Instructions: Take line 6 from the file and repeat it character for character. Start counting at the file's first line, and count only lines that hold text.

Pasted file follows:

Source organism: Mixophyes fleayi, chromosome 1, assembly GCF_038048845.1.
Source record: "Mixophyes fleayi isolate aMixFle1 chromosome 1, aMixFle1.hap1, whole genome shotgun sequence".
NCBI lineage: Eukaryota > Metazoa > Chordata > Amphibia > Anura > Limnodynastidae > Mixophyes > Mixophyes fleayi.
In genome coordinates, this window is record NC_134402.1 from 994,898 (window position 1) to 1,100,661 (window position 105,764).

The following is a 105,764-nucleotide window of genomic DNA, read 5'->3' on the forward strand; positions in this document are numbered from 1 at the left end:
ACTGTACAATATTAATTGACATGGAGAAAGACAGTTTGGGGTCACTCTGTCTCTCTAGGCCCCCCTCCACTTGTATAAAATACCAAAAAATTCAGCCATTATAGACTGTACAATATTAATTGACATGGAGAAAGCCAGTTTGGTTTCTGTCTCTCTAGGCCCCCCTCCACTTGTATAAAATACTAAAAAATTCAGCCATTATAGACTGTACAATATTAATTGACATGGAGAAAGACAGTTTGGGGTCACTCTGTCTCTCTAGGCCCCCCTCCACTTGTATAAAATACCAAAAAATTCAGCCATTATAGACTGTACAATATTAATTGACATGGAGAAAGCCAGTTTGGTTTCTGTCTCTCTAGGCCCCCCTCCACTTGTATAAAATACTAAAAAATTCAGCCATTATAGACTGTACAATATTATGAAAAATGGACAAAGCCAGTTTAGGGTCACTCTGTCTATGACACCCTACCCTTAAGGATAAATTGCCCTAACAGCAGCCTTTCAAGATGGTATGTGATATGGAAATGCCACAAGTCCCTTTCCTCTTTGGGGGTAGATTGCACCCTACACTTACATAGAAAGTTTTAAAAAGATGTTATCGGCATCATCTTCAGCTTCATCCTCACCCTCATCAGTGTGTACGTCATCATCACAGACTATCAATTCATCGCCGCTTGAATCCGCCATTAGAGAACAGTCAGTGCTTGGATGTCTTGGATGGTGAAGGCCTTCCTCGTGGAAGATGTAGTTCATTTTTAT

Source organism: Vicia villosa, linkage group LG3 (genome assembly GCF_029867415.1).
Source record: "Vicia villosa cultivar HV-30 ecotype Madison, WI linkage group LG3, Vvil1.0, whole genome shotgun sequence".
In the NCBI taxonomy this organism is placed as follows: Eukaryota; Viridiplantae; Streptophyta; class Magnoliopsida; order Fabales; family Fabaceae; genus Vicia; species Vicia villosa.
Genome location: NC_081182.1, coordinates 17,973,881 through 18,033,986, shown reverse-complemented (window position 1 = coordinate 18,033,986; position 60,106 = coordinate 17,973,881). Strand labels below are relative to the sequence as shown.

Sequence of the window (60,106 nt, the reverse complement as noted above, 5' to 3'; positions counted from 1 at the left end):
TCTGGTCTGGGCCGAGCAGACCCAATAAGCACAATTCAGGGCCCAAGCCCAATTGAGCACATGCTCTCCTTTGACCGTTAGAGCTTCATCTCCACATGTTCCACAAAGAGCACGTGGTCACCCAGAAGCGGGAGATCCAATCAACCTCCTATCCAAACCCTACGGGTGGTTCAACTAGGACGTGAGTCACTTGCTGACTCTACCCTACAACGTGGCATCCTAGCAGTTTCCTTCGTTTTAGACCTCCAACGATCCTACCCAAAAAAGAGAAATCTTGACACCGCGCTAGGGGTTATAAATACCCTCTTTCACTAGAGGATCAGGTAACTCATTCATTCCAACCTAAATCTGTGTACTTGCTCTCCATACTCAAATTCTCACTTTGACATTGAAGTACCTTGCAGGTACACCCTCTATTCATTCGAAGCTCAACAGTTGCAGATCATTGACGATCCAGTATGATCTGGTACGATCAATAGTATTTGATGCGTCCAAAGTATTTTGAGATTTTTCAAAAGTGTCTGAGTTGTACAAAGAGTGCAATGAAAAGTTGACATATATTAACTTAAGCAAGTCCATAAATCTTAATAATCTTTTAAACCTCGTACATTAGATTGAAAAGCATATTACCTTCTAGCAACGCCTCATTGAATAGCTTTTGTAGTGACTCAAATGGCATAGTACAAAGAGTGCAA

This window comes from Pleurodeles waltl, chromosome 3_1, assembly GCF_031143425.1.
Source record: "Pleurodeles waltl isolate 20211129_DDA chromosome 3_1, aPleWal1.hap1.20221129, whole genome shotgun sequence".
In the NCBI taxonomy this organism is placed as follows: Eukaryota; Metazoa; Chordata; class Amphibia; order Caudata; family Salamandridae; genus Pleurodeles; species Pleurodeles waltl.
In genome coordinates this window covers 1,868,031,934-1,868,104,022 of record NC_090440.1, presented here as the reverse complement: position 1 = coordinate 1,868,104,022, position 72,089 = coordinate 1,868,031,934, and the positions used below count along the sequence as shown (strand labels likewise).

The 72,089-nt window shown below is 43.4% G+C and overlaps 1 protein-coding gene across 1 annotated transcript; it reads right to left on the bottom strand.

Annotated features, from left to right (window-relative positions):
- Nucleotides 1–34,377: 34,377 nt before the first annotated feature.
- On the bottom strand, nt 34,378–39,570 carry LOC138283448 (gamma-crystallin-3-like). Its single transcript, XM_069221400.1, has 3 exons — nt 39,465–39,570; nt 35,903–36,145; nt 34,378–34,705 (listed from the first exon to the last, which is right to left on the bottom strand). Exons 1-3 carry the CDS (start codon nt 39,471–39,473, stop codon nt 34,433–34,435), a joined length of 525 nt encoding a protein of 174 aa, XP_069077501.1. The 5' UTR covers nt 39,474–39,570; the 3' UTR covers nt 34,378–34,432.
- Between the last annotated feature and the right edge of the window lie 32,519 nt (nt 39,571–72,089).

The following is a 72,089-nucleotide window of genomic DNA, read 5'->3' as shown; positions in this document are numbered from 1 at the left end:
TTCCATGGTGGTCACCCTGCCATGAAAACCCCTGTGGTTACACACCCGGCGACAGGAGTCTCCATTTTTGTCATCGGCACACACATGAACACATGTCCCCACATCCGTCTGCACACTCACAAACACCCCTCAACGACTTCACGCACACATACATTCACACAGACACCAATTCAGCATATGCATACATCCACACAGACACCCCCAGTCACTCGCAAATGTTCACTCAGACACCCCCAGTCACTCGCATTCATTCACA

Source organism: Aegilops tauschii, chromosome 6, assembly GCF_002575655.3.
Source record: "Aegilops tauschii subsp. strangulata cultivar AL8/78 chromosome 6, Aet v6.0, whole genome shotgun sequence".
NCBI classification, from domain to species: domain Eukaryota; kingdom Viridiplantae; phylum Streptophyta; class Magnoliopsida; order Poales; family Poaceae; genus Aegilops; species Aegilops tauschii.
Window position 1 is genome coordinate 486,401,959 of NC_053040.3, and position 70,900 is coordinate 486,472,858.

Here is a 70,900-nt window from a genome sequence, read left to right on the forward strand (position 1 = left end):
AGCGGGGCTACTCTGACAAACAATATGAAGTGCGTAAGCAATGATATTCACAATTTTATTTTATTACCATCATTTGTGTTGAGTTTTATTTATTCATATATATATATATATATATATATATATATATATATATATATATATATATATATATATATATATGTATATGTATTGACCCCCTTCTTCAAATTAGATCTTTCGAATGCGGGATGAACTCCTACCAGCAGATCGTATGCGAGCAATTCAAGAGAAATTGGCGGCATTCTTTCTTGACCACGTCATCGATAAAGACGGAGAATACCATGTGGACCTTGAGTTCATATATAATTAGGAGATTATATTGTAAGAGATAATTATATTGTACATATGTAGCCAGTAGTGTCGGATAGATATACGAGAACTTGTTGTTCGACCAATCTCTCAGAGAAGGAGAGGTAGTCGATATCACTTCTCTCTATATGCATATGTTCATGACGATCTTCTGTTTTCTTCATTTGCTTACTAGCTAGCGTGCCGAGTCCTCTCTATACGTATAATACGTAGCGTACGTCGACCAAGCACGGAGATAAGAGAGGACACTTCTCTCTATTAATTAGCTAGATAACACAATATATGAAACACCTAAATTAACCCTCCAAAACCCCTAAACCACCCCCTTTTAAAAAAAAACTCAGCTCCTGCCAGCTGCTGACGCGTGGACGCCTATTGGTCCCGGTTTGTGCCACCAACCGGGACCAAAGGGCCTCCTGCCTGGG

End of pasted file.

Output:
ACTGTACAATATTAATTGACATGGAGAAAGACAGTTTGGGGTCACTCTGTCTCTCTAGGCCCCCCTCCACTTGTATAAAATACCAAAAAATTCAGCCATTATAGACTGTACAATATTAATTGACATGGAGAAAGCCAGTTTGGTTTCTGTCTCTCTAGGCCCCCCTCCACTTGTATAAAATACTAAAAAATTCAGCCATTATAGACTGTACAATATTAATTGACATGGAGAAAGACAGTTTGGGGTCACTCTGTCTCTCTAGGCCCCCCTCCACTTGTATAAAATACCAAAAAATTCAGCCATTATAGACTGTACAATATTAATTGACATGGAGAAAGCCAGTTTGGTTTCTGTCTCTCTAGGCCCCCCTCCACTTGTATAAAATACTAAAAAATTCAGCCATTATAGACTGTACAATATTATGAAAAATGGACAAAGCCAGTTTAGGGTCACTCTGTCTATGACACCCTACCCTTAAGGATAAATTGCCCTAACAGCAGCCTTTCAAGATGGTATGTGATATGGAAATGCCACAAGTCCCTTTCCTCTTTGGGGGTAGATTGCACCCTACACTTACATAGAAAGTTTTAAAAAGATGTTATCGGCATCATCTTCAGCTTCATCCTCACCCTCATCAGTGTGTACGTCATCATCACAGACTATCAATTCATCGCCGCTTGAATCCGCCATTAGAGAACAGTCAGTGCTTGGATGTCTTGGATGGTGAAGGCCTTCCTCGTGGAAGATGTAGTTCATTTTTAT